Yes, yes, there are exceptions, but many stereotypes have a basis in fact.

Yeah sure. Isn't that like saying white people are known to be racist..but there are exceptions even though the stereotypes are based in fact? It is true right?

by HogWash on Apr 17, 2013 11:34 am • linkreport

I agree that if that were the situation it would make sense. BUT PGC is 65% Black and has a median family income of $82k. It is doing comparatively better than the rest of the country. So it seems like there is both demand and access to capital. I am really finding it hard to understand what the roadblock is here if there is a market for more retail. Maybe people are just happy going to DC or VA or Montgomery County for their needs? Maybe PGC leadership is not doing the county any favors in terms of attracting good retail?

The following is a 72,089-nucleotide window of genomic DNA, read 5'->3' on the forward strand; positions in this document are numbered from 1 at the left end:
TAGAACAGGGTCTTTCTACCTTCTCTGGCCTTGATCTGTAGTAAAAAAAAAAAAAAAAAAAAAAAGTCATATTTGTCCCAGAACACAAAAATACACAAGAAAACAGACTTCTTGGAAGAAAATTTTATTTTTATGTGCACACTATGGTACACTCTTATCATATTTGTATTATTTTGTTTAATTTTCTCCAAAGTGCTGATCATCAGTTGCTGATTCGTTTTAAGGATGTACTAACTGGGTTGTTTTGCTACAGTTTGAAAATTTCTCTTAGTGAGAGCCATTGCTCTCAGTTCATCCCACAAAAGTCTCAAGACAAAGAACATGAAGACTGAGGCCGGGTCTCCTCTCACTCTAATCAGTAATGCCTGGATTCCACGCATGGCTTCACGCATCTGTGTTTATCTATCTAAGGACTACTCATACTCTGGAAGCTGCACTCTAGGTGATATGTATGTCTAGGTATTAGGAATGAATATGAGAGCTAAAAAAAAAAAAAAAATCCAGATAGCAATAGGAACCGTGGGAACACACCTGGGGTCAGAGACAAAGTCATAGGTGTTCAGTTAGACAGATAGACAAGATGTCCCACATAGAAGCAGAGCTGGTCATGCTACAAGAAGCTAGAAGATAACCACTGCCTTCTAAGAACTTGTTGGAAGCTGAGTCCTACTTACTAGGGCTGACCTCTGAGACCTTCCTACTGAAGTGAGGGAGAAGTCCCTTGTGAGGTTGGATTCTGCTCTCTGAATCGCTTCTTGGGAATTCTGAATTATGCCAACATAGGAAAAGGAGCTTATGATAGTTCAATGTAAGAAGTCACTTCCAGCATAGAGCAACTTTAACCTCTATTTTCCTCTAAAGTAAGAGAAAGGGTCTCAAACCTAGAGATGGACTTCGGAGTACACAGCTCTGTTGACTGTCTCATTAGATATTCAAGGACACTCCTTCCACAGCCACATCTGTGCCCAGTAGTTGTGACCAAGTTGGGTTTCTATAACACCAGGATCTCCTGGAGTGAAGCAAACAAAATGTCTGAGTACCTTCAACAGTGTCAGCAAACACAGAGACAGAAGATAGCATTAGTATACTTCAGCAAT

While restaurants are capital intensive they are much less so than many many businesses so I find it hard to believe that no one in the county could come up the financing if the area is bursting with untapped demand.

by Alan B. on Apr 17, 2013 11:35 am • linkreport

HogWash why are you assuming investors are white? The DC area has probably the largest black middle class/elite in the country.

by Alan B. on Apr 17, 2013 11:36 am • linkreport

I was in New England recently, and very surprised at the lack of national chains. I am sure they are there, but all the little towns I came through mostly had their own local shops. How come they have that while Greater DC is chainefied beyond believe?

Yeah. When I moved to (Hampton Roads) Virginia from New Jersey, I was shocked by the almost complete lack of local businesses. It was chains all the way down.